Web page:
3. Batten MPP or Georgetown SSP?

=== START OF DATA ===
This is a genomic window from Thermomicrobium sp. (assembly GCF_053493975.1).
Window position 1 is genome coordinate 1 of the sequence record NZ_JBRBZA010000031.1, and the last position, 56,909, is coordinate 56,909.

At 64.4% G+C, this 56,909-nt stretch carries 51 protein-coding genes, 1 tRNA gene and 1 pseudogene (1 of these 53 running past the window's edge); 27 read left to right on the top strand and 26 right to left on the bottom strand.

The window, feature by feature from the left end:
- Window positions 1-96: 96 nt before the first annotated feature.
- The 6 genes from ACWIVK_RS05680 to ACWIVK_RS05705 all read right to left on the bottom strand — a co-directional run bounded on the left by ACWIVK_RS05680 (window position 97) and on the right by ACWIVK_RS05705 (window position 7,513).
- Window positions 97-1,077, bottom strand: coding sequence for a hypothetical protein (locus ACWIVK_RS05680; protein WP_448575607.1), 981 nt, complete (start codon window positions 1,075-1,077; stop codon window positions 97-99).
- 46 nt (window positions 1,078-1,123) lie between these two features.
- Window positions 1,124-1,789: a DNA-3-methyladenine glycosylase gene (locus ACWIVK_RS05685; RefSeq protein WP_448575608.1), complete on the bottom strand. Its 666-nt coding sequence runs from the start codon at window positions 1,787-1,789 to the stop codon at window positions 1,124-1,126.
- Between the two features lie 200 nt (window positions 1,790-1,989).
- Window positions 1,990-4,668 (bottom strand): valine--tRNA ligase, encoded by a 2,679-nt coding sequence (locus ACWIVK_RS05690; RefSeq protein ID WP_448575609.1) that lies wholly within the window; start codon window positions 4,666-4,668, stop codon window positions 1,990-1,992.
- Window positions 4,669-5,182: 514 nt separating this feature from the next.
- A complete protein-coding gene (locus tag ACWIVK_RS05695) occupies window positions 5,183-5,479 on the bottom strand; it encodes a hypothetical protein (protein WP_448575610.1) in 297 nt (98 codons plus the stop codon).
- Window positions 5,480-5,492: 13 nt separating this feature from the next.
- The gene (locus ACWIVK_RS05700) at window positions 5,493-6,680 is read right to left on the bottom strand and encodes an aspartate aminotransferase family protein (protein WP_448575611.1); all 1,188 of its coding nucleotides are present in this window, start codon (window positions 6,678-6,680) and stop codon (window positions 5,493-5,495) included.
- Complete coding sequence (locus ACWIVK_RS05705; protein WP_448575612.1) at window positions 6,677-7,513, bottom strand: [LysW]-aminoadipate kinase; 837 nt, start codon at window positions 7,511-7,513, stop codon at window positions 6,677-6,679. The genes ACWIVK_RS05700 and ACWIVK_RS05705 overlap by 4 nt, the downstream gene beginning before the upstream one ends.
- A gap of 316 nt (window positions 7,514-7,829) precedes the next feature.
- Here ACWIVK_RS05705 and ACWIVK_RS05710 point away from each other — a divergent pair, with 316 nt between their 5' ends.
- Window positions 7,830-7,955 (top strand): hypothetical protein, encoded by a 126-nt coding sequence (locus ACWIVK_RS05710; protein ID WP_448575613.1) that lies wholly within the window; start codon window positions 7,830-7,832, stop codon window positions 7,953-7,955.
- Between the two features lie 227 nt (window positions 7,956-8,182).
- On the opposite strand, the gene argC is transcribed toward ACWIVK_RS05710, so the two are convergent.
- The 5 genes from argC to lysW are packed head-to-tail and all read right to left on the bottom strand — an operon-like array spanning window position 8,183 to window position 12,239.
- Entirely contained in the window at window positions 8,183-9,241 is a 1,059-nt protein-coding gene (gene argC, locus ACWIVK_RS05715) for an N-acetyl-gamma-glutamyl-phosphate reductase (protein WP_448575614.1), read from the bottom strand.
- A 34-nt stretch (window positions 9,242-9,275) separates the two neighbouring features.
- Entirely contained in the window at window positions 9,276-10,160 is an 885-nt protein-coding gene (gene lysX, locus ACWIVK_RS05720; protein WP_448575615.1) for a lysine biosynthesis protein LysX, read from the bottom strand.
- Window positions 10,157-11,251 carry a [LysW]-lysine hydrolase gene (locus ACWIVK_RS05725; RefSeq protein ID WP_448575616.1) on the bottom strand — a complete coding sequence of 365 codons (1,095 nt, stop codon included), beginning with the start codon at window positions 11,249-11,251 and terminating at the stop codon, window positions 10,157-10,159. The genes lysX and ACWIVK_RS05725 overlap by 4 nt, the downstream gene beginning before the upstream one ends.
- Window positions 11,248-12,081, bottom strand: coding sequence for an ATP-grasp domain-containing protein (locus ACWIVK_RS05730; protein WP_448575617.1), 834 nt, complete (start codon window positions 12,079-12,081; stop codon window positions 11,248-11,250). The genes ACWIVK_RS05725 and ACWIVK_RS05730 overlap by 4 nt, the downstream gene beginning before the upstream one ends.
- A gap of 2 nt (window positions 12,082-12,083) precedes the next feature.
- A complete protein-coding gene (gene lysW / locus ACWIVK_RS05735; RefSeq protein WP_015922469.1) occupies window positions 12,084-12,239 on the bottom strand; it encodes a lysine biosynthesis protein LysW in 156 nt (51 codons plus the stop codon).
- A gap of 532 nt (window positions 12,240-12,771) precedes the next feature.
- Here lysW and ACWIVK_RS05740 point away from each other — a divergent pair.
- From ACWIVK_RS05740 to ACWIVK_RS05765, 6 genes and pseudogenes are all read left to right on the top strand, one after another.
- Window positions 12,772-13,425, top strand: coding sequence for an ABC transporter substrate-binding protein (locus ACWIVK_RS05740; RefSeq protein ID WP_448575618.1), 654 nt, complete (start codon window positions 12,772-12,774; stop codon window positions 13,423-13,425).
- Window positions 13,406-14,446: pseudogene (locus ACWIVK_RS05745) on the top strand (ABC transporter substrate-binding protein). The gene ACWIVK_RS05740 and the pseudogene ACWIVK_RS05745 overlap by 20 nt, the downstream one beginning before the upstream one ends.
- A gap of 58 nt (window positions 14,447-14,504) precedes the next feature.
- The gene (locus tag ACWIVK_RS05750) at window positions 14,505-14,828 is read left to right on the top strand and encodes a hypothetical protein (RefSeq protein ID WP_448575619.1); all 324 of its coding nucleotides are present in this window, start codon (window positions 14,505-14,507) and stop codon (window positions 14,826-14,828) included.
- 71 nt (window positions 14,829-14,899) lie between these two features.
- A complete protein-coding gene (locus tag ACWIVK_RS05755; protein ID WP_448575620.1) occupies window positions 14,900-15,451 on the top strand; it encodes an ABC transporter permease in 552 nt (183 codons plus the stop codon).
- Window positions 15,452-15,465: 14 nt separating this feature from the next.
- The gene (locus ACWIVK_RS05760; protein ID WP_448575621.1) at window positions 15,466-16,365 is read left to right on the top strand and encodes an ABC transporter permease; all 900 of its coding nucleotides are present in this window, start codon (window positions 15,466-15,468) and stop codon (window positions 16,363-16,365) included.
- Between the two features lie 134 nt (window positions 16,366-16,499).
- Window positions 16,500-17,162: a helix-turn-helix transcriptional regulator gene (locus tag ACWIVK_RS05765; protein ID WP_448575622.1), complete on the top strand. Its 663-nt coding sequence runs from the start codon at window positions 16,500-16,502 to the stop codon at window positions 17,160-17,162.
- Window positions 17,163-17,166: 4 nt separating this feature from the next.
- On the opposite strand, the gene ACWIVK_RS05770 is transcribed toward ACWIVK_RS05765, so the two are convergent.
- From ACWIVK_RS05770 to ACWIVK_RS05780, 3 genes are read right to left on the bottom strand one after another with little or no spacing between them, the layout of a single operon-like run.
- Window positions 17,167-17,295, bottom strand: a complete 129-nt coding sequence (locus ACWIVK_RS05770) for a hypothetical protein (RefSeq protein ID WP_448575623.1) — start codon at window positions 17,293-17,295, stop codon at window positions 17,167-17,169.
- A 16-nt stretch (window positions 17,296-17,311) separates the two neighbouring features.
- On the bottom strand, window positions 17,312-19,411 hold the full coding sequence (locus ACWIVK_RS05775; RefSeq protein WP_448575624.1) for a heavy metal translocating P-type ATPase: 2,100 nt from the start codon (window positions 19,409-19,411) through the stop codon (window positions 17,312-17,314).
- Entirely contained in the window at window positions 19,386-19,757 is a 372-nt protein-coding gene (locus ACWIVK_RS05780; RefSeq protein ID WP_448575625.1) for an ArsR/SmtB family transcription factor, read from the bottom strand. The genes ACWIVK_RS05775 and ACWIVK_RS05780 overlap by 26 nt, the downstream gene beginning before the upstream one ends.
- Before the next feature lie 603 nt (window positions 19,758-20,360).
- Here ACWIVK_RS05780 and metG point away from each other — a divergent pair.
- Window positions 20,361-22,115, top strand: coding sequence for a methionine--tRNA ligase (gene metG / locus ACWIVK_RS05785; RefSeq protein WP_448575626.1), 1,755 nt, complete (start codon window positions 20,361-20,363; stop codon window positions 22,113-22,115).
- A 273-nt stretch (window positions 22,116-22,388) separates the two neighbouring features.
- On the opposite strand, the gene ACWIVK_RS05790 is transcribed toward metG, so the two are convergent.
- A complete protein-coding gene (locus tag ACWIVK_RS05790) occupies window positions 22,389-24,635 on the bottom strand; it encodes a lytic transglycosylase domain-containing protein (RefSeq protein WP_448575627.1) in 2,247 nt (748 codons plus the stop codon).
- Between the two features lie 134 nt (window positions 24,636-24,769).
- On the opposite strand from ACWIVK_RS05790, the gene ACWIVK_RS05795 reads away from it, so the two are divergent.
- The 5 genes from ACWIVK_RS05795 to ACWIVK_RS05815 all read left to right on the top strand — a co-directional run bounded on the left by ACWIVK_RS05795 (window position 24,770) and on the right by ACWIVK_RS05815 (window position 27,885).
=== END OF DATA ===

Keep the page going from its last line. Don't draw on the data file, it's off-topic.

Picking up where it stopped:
I feel quite compelled to respond to this as I too went to UVA for both undergrad and an MPP. I also contemplated this very decision between Batten and Georgetown a few years ago. First, yes, cost is very important and it is probably not worth hundreds to thousands of dollars more per month to earn this degree. Public Policy school teaches important foundational knowledge and skills, but salaries at this first-professional school are typically quite lower (at least to start) than Law or Business degrees at both institutions. So double the cost should be a necessary deterrent, but consider a few things: First, “Average net price for Batten School M.P.P. students in 2014-15 was $7,004 for in-state students and $12,942 for out-of state students, which equates to a discount rate of 54%.” (http://www.virginia.edu/bov/meetings/'15Mar/March%202015%20Finance%20Book.Final.pdf, page 13). If you have an offer that requires tuition at Batten significantly above this, it would be wise to renegotiate or consider attending another school. Secondly, call Georgetown or go meet with them and explain your situation. It certainly will not hurt your case for more aid and the worst that they can do is say no to more aid. As I did not attend Georgetown, I cannot speak to its specific strengths and weaknesses, but there are some substantive educational differences from just observing public source data. First, from a rough comparison of course offerings, Georgetown offers approximately 40 electives this coming year exclusively in Public Policy (https://myaccess.georgetown.edu/pls/bninbp/bwckschd.p_get_crse_unsec - search public policy). By comparison, Batten offers 18 electives for the same semester (http://rabi.phys.virginia.edu/mySIS/CS2/page.php?Semester=1168&Type=Group&Group=PPOL). Second, class size is important in developing relationships with both professors and classmates. Using the same sources, you can anticipate being in classes of 40-50 students for both Policy Foundations (Leadership) and Research Methods courses at UVA. At Georgetown, Statistical Methods classes are capped at 25 and Public Policy Process courses at 20 students (both of which correspond to enrollment numbers in past semesters per their database). If you value learning from and interacting with faculty directly, this is important. Also along these lines, how are your quantitative skills? I found that many of my classmates struggled in this area and a lecture of 45+ students was not the best learning environment for them. Also, yes, in theory you it is possible to take classes at “all” of UVA’s professional schools as a Public Policy student, but in practice this can be quite difficult. MBA and Law classes were almost impossible to get into for students not dual-enrolled with these schools. Often their registration processes made it so that Policy students had to forego courses in the Batten school to try (and fail) to get into interesting/relevant Law and MBA courses. Other schools are far more flexible, but if you hope to supplement your education from these top flight schools be very aware that it is unlikely to happen. These schools (specifically Law and Darden) are quite territorial and while the data show that student quality is similar across all the various schools they do not see Batten students as being of similar quality. Finally, many Batten graduates do end up in renowned organizations like the ones listed, but, at least in my experience, this is almost exclusively a result of individual hard work to obtain these positions. UVA’s Public Policy school has very few pipelines to place graduates at these institutions. Expect to cold call and drop resumes via USAjobs a lot. I also think that location is a far bigger deal than dean3837 lets on here. If your goal is to work in a federal agency you should strongly consider a policy school in/near DC (to include GMU, American, Maryland, etc.). The reason for this is that many federal agencies offer academic-year internship programs (pathways and non-pathways) that provide direct access to both experience and non-competitive hiring. Though a few of my classmates were able to take advantage of such offers at UVA, this was definitely the exception and it came at the expense of academic opportunities due to commuting to and working in the DC area. If you review the course schedule at Georgetown again, you will notice that many courses are taught in the evenings which allows for further flexibility in work opportunities as well. As obtaining employment in the desired field should be (at least it was for me) the number one goal in graduate studies, this advantage offered by DC-area schools cannot be overlooked. Overall, my advice to anyone planning to pursue an MPP is as follows: · What is your career goal and how will your chosen school get you there? (Have a specific job title/path in mind. This can change, but given the time and money involved it’s important to have a firm idea of what the end state is up front.) · Arrange/negotiate your financial aid prior to enrollment. Do not wait for or rely on advertisements of future scholarships or assistantships from the school. Also, if schools advertise research assistant positions, ask how many and with what professors and demand to know the process in hiring (i.e. how do professors select students for these positions and how often are such positions advertised?). · Ask the following of admissions officers and demand specific and quantifiable answers: o How many students will be in my core classes? o Do professors grade and give substantive feedback on assignments (as opposed to graders/TAs—especially course capstone assignments)? This is important as you will have to provide writing samples for many employers. o Do professors offer professional contacts to help students get jobs? How? (Yes, you will have to do some work to develop relationships with professors, but you are also investing a significant amount of time and money here. It should not be a tough process to have the people whom you both pay and work hard for academically invest in your success.)